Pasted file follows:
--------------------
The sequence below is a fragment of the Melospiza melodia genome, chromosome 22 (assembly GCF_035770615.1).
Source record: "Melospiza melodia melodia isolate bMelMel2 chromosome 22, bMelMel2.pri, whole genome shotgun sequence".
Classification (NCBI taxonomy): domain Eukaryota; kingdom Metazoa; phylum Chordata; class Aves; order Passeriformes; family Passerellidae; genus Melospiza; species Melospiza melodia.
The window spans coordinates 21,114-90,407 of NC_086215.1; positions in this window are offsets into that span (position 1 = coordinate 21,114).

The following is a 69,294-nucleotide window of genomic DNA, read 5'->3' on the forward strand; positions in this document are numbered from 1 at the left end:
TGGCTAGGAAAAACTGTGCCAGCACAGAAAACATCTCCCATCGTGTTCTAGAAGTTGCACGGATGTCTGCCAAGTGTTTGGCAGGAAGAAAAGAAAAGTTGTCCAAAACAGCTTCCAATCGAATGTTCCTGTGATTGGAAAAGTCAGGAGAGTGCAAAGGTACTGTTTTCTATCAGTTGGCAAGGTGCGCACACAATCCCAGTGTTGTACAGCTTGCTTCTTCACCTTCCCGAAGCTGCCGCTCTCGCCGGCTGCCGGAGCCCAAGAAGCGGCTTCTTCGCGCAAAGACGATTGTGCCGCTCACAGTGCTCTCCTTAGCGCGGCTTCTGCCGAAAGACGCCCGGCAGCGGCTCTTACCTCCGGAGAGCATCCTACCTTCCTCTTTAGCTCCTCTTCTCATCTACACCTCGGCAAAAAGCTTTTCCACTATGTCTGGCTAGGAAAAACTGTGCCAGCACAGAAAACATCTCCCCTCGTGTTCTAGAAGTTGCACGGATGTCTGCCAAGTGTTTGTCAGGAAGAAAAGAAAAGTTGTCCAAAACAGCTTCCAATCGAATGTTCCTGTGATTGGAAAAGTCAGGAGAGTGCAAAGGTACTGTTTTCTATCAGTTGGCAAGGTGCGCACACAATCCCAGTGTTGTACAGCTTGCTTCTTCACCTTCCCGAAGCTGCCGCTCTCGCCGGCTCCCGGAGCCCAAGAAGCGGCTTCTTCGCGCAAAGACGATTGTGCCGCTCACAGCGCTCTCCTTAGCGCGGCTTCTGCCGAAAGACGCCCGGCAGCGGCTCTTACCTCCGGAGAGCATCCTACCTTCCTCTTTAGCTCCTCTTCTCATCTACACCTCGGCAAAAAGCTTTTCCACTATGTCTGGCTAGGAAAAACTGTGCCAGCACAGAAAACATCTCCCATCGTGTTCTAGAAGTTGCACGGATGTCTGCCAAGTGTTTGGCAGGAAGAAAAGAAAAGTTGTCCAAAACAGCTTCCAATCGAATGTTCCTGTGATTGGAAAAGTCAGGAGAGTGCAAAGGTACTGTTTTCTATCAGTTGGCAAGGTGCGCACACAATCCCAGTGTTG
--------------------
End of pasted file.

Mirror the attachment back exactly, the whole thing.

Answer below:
The sequence below is a fragment of the Melospiza melodia genome, chromosome 22 (assembly GCF_035770615.1).
Source record: "Melospiza melodia melodia isolate bMelMel2 chromosome 22, bMelMel2.pri, whole genome shotgun sequence".
Classification (NCBI taxonomy): domain Eukaryota; kingdom Metazoa; phylum Chordata; class Aves; order Passeriformes; family Passerellidae; genus Melospiza; species Melospiza melodia.
The window spans coordinates 21,114-90,407 of NC_086215.1; positions in this window are offsets into that span (position 1 = coordinate 21,114).

The following is a 69,294-nucleotide window of genomic DNA, read 5'->3' on the forward strand; positions in this document are numbered from 1 at the left end:
TGGCTAGGAAAAACTGTGCCAGCACAGAAAACATCTCCCATCGTGTTCTAGAAGTTGCACGGATGTCTGCCAAGTGTTTGGCAGGAAGAAAAGAAAAGTTGTCCAAAACAGCTTCCAATCGAATGTTCCTGTGATTGGAAAAGTCAGGAGAGTGCAAAGGTACTGTTTTCTATCAGTTGGCAAGGTGCGCACACAATCCCAGTGTTGTACAGCTTGCTTCTTCACCTTCCCGAAGCTGCCGCTCTCGCCGGCTGCCGGAGCCCAAGAAGCGGCTTCTTCGCGCAAAGACGATTGTGCCGCTCACAGTGCTCTCCTTAGCGCGGCTTCTGCCGAAAGACGCCCGGCAGCGGCTCTTACCTCCGGAGAGCATCCTACCTTCCTCTTTAGCTCCTCTTCTCATCTACACCTCGGCAAAAAGCTTTTCCACTATGTCTGGCTAGGAAAAACTGTGCCAGCACAGAAAACATCTCCCCTCGTGTTCTAGAAGTTGCACGGATGTCTGCCAAGTGTTTGTCAGGAAGAAAAGAAAAGTTGTCCAAAACAGCTTCCAATCGAATGTTCCTGTGATTGGAAAAGTCAGGAGAGTGCAAAGGTACTGTTTTCTATCAGTTGGCAAGGTGCGCACACAATCCCAGTGTTGTACAGCTTGCTTCTTCACCTTCCCGAAGCTGCCGCTCTCGCCGGCTCCCGGAGCCCAAGAAGCGGCTTCTTCGCGCAAAGACGATTGTGCCGCTCACAGCGCTCTCCTTAGCGCGGCTTCTGCCGAAAGACGCCCGGCAGCGGCTCTTACCTCCGGAGAGCATCCTACCTTCCTCTTTAGCTCCTCTTCTCATCTACACCTCGGCAAAAAGCTTTTCCACTATGTCTGGCTAGGAAAAACTGTGCCAGCACAGAAAACATCTCCCATCGTGTTCTAGAAGTTGCACGGATGTCTGCCAAGTGTTTGGCAGGAAGAAAAGAAAAGTTGTCCAAAACAGCTTCCAATCGAATGTTCCTGTGATTGGAAAAGTCAGGAGAGTGCAAAGGTACTGTTTTCTATCAGTTGGCAAGGTGCGCACACAATCCCAGTGTTG